Several things recently have prompted me to write this post; I'm not quite sure where its going, but lets start.
In BBC's excellent series 'Secrets of a Living Planet' with Chris Packham, it showed how complex webs of living organisms can create a sort of super organism, with lots of symbiosis and feedback going on.
For example, underground fungi networks connect up lots of trees and other plants in a kind of living network. The fungi derive sugar from the tree roots, but the trees also benefit by getting various nutrients from the fungi. The fungi get the nutrients from other plants and decaying matter, some of which (in this case) are from decaying salmon which had been left by bears.
Amazingly it is possible to analyze the bear diet (from a single hair) and know that about 80% of their protein comes from the salmon, despite it being a short season when the salmon run. Even more amazing is analysis of the tree cores which shows that they too owe most of their structure to the salmon. Trees made from fish.
Of course it has long been known that complex relations exist between species, but this series really brought home how interdependent all living things are. It begins to make sense to think of the whole earth as a complex genome - Gaia if you like. It is a simple truism to say that no species could exist all by itself, so it is always necessary to consider evolution of a collection of species rather than just one.
Another hot topic at the moment is 'proteomics', or the extended genome. We now know that the human body carries 10 time as much DNA (by base numbers, not weight) in bacteria and fungi, than it does in its own DNA. We know that there are hundreds (thousands?) of species of bacteria on and in each human individual, that these vary in different parts of the body, and vary between individuals. We know some of what they do, but we don't know the half of it. There is now an ongoing project to find out about all this stuff, which is as big as the human genome project - probably bigger, but thankfully won't take as long because of the huge advances in gene sequencing.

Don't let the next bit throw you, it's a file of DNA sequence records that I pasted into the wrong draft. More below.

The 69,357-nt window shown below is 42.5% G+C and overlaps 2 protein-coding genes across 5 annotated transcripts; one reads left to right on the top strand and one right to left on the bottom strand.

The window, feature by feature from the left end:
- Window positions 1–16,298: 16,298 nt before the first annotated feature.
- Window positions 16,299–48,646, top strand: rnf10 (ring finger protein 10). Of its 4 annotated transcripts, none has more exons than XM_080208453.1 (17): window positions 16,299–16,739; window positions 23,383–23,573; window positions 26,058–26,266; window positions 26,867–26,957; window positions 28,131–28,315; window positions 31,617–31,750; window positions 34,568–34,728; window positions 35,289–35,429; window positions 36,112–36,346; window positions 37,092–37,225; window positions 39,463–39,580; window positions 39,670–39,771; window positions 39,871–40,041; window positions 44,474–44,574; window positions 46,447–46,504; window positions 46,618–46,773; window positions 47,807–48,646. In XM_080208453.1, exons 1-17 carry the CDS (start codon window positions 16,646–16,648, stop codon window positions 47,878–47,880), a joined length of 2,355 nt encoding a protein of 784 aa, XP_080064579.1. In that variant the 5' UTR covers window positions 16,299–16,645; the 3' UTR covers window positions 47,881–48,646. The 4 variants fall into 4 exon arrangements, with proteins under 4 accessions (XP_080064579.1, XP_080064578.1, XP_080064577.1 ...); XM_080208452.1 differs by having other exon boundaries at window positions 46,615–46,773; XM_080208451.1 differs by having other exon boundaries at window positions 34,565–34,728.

What amazed me though was to learn that some of these bacteria produce messengers that affect the way in which our genes are expressed in the human immune system. So they aren't just hitching a ride, or helping the digestion. They are a part of our genome almost as much as our own DNA is. Our evolution is a kind of co-evolution with our bacterial and fungal partners.
This is similar in a way to the living network idea above. The point is that we have to think about extended genomes, not just the genome in a specific individual or species. Richard Dawkins wrote a book called 'The extended Phenotype' some years back to discuss how we should consider things like artifacts and society as part of the 'phenotype' of a gene - the way it affects the individual's development. Looks like now is the time for one on the 'extended genome'.
On Science Friday I also heard of things called giant viruses. Apparently these have only been found fairly recently. They are as big as bacteria and operate differently from normal viruses - they set up a kind of internal virus factory. And they are big enough to have their own viruses attacking them - virophages.
Now that we know they exist, all kinds of different ones are being found all over the place, including in arctic ice and underground.
Now The large hadron collider may (or may not) have found the higgs boson - though it seems it is not quite as simple as that. Apparently there are (or maybe) several different flavours of the possible higgs, and it may (or may not) involve some other new particles, in different flavours naturally.
What with the ever elusive dark matter and dark energy, it seems to me that, just as we begin to think that we are beginning to really understand everything, it all gets a lot more complex, and we realize that we don't actually understand it.
Thats why I wrote this post.